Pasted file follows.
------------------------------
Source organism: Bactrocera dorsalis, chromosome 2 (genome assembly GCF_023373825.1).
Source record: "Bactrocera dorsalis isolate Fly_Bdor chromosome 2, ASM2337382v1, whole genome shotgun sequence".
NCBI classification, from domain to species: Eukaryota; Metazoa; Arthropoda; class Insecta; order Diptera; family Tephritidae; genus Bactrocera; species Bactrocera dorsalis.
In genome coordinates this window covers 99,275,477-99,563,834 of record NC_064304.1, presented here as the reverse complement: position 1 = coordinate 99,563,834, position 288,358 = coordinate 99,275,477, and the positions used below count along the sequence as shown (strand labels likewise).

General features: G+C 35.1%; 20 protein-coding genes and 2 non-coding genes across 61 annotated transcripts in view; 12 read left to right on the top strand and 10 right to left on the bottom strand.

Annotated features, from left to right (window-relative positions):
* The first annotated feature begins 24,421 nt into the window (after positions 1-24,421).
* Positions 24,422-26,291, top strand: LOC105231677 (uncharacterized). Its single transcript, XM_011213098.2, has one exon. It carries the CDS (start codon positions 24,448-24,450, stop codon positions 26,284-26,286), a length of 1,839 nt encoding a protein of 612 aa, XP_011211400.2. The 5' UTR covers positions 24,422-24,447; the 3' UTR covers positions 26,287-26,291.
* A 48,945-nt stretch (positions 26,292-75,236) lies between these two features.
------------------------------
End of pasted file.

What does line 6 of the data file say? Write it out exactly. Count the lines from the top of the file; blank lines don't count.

Annotated features, from left to right (window-relative positions):